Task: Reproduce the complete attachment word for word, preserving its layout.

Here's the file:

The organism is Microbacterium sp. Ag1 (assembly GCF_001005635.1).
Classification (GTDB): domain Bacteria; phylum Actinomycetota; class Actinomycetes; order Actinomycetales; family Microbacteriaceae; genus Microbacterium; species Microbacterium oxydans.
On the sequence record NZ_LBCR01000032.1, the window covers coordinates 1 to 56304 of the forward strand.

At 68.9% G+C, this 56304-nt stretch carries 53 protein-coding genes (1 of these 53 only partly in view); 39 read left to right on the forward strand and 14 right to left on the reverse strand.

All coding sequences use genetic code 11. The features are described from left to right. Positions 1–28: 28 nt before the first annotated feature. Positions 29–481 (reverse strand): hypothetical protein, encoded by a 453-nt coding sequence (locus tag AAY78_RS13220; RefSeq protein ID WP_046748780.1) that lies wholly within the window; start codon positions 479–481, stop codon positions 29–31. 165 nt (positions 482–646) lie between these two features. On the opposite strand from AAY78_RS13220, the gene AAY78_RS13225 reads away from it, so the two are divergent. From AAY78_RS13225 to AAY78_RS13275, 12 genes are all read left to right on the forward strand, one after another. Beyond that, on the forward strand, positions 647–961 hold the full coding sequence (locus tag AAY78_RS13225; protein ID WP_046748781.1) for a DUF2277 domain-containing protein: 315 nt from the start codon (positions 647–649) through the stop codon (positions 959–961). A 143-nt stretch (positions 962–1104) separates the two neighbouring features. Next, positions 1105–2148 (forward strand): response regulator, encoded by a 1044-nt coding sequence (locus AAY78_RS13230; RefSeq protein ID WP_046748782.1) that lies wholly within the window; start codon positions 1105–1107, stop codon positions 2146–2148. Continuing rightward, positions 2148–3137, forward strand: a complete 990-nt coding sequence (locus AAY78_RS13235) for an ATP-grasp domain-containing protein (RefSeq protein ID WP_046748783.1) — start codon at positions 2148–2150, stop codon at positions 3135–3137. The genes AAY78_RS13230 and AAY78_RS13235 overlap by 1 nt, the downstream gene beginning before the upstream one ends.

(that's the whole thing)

The organism is Microbacterium sp. Ag1 (assembly GCF_001005635.1).
Classification (GTDB): domain Bacteria; phylum Actinomycetota; class Actinomycetes; order Actinomycetales; family Microbacteriaceae; genus Microbacterium; species Microbacterium oxydans.
On the sequence record NZ_LBCR01000032.1, the window covers coordinates 1 to 56304 of the forward strand.

At 68.9% G+C, this 56304-nt stretch carries 53 protein-coding genes (1 of these 53 only partly in view); 39 read left to right on the forward strand and 14 right to left on the reverse strand.

All coding sequences use genetic code 11. The features are described from left to right. Positions 1–28: 28 nt before the first annotated feature. Positions 29–481 (reverse strand): hypothetical protein, encoded by a 453-nt coding sequence (locus tag AAY78_RS13220; RefSeq protein ID WP_046748780.1) that lies wholly within the window; start codon positions 479–481, stop codon positions 29–31. 165 nt (positions 482–646) lie between these two features. On the opposite strand from AAY78_RS13220, the gene AAY78_RS13225 reads away from it, so the two are divergent. From AAY78_RS13225 to AAY78_RS13275, 12 genes are all read left to right on the forward strand, one after another. Beyond that, on the forward strand, positions 647–961 hold the full coding sequence (locus tag AAY78_RS13225; protein ID WP_046748781.1) for a DUF2277 domain-containing protein: 315 nt from the start codon (positions 647–649) through the stop codon (positions 959–961). A 143-nt stretch (positions 962–1104) separates the two neighbouring features. Next, positions 1105–2148 (forward strand): response regulator, encoded by a 1044-nt coding sequence (locus AAY78_RS13230; RefSeq protein ID WP_046748782.1) that lies wholly within the window; start codon positions 1105–1107, stop codon positions 2146–2148. Continuing rightward, positions 2148–3137, forward strand: a complete 990-nt coding sequence (locus AAY78_RS13235) for an ATP-grasp domain-containing protein (RefSeq protein ID WP_046748783.1) — start codon at positions 2148–2150, stop codon at positions 3135–3137. The genes AAY78_RS13230 and AAY78_RS13235 overlap by 1 nt, the downstream gene beginning before the upstream one ends.